Over a million developers have joined DZone.
{{announcement.body}}
{{announcement.title}}

The Great Feature of Vagrant: Multi-Machine Management

DZone's Guide to

The Great Feature of Vagrant: Multi-Machine Management

How to utilize Vagrant's ability to improve VirtualBox by managing and repairing your virtual machines.

· DevOps Zone
Free Resource

The Nexus Suite is uniquely architected for a DevOps native world and creates value early in the development pipeline, provides precise contextual controls at every phase, and accelerates DevOps innovation with automation you can trust. Read how in this ebook.

Vagrant allows to be created a development environment that can be distributed. If you have a team that uses different operating systems, it is possible to assemble a virtual environment standard for all.

Vagrant can run with VirtualBox, by VmWare.Image title It can virtually automate the creation of a virtual machine to the virtual box. It can be considered a management tool for virtual machines, and is focused on creating environments that are similar or identical as possible to production servers.

Operating Systems that can be used: Windows, Ubuntu, Debian, and CentOS

Providers: VirtualBox, VmWare, Amazon Web Services.

Image titleProvisioners: Industry standard provisioning tools, such as shell scripts, Chef, Puppet, and Ansible, can be used to install and configure software on the machine automatically.

Reasons for Using Vagrant Over Just VirtualBox

1. Set Up Multi-VM Networks With Ease

Most of the Vagrant power-user content I've read has been about setting up multiple VMs at the same time. Vagrant gives you a single config file to set these up, enabling you to launch all of them with one command.

Say you've configured three VMs to network with each other using static IPs on the 192.168.1.* subnet. You find yourself in a location that is already using that subnet to hand out IP addresses, and your VMs now conflict. With Vagrant, you can simply edit the Vagrantfile and reload the VMs, whereas with VirtualBox you'd have to open the settings for each VM, if not boot each VM and change them inside.

2. Source Control

By putting the settings in a text file, it enables the configuration to be put under source control. Made some changes last week and accidentally broke the image? Just revert the changes and reload the VM. You can accomplish this with VirtualBox snapshots, but it will take up much more space than just a Vagrantfile.

3. Various Platforms

There are a large number of boxes available at sites such as http://vagrantbox.es. This enables you to try various OS's or distributions, applying the same provisioning to set up similar environments. This can help with testing or adding support to new platforms, and would be time-consuming using just VirtualBox.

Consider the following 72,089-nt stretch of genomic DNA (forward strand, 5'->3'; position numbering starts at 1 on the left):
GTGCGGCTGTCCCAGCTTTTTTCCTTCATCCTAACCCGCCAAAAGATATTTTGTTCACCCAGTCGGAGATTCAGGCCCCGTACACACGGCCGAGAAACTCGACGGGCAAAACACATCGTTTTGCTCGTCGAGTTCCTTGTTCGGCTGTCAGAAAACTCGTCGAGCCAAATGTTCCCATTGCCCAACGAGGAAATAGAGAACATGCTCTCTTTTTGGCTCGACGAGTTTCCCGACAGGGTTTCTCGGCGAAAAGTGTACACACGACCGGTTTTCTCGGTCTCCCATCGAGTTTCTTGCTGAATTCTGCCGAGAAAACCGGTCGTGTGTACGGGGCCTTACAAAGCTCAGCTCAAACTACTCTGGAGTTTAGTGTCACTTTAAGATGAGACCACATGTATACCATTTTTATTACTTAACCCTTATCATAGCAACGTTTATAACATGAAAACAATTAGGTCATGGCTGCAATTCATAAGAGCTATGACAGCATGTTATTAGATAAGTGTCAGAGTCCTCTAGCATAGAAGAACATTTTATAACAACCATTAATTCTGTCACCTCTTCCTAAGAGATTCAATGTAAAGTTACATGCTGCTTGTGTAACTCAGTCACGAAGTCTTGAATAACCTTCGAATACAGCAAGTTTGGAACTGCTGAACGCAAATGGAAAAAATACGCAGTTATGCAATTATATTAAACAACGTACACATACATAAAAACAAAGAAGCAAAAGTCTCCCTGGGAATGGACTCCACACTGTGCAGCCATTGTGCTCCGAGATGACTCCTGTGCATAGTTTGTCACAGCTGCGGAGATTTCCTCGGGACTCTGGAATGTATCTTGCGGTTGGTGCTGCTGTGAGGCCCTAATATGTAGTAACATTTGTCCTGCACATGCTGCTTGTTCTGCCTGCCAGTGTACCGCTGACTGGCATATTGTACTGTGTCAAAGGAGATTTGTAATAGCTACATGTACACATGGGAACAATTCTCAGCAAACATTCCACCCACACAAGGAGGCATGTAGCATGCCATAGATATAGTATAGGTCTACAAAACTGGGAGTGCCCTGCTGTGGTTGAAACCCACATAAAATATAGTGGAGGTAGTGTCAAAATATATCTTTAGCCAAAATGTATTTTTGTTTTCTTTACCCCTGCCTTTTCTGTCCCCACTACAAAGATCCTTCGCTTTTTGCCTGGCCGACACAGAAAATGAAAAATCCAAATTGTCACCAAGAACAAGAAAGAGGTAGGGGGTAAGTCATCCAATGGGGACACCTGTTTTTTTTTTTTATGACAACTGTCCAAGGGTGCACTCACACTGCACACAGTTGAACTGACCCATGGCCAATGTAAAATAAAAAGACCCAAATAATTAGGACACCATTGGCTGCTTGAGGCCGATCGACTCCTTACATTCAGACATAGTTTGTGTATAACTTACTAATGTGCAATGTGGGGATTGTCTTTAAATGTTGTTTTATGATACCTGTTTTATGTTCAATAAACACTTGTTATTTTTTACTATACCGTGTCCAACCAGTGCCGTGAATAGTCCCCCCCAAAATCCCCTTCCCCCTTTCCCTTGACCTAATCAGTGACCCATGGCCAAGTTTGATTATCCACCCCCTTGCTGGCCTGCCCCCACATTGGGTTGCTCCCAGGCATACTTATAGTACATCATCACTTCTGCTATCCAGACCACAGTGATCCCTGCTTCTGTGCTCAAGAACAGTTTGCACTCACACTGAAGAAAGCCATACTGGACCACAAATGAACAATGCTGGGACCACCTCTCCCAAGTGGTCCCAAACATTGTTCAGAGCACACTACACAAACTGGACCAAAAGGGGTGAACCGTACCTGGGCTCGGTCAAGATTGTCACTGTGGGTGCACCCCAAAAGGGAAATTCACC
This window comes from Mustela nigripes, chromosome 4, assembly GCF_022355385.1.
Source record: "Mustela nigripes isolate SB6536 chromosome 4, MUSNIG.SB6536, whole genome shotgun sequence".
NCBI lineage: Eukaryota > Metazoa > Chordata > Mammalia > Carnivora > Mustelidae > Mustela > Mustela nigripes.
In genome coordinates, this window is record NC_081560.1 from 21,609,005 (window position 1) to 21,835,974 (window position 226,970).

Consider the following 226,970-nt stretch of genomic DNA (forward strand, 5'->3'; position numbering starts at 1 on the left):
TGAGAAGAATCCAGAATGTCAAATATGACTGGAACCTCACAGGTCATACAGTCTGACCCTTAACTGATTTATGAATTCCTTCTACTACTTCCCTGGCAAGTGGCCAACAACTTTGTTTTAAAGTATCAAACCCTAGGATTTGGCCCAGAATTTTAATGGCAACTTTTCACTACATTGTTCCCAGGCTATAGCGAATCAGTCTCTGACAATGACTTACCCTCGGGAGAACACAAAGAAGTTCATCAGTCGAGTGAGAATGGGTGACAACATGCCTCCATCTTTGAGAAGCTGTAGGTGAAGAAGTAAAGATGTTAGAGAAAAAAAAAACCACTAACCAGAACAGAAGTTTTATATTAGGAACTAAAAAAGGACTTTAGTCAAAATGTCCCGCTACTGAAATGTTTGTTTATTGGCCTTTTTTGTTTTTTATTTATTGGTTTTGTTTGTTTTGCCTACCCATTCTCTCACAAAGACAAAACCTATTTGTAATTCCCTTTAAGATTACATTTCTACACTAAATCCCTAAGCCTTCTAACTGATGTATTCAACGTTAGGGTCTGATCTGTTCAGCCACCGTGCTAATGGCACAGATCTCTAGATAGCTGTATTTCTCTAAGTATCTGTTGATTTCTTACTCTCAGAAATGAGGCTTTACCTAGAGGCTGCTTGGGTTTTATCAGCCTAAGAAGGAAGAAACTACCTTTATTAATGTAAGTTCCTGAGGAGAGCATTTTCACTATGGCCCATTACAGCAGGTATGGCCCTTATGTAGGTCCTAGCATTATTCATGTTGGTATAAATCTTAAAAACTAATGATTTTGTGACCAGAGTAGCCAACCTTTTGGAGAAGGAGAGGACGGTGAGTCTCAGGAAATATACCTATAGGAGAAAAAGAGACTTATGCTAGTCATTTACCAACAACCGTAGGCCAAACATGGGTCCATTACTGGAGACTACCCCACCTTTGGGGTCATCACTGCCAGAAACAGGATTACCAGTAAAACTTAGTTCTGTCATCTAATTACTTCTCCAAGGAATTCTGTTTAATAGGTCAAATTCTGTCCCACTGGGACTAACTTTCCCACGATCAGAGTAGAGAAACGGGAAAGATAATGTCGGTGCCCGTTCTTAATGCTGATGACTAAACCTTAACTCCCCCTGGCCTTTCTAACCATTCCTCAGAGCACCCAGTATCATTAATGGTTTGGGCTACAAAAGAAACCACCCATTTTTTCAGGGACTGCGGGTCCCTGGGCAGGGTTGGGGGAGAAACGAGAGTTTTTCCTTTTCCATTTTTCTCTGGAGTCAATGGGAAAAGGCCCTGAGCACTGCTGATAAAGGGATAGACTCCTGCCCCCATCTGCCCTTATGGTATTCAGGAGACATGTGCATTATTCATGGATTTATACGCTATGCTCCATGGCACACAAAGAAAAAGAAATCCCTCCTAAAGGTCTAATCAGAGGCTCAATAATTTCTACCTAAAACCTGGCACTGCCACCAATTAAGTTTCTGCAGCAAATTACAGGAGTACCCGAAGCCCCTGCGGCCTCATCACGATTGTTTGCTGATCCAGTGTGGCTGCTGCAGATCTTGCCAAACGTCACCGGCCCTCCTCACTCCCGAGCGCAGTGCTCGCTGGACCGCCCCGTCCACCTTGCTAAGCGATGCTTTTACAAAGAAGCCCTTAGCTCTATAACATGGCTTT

Why

Vagrant allows you to create portable work environments, which can be easily reproduced on any system. It's useful for developers and system administrators who want to mimic a server's configuration on their local machine. It's useful for teams who want to quickly get designers and project managers up and running with a local installation.

Vagrant is a wrapper, which ties together several components including: virtualization software, such as VirtualBox; and a server base box, such as Ubuntu provisioning tools for configuration management, such as Chef.

Setup

The first step in configuring any Vagrant project is to create a Vagrantfile. The purpose of the Vagrantfile is twofold: 

  •  Mark the root directory of your project. A lot of the configuration of Vagrant is relative to this root directory.
  •  Describe the kind of machine and resources you need to run your project, as well as what software to install and how you want to access it.

The Vagrantfile is meant to be committed to version control with your project, if you use version control. This way, every person working with that project can benefit from Vagrant without any upfront work.

VagrantFile Sample

Image title

Puppet Sample

Image title

Multi-Machine

Vagrant is able define and control multiple guest machines per VagrantFile. These machines are generally able to work together or are somehow associate with each other. Accurately modeling a multi-server production topology, such as separating a web and database server. Modeling a distributed system and how they interact with each other. Testing an interface, such as an API to service component.

VagrantFile to Multi-Machine Sample

Image title

To Access Machines

  1. vagrant up

  2. vagrant ssh n1

  3. vagrant ssh n2

References

The DevOps Zone is brought to you in partnership with Sonatype Nexus.  See how the Nexus platform infuses precise open source component intelligence into the DevOps pipeline early, everywhere, and at scale. Read how in this ebook

Topics:
devops ,automation software ,vagrant ,vagrant vm

Opinions expressed by DZone contributors are their own.

THE DZONE NEWSLETTER

Dev Resources & Solutions Straight to Your Inbox

Thanks for subscribing!

Awesome! Check your inbox to verify your email so you can start receiving the latest in tech news and resources.

X

{{ parent.title || parent.header.title}}

{{ parent.tldr }}

{{ parent.urlSource.name }}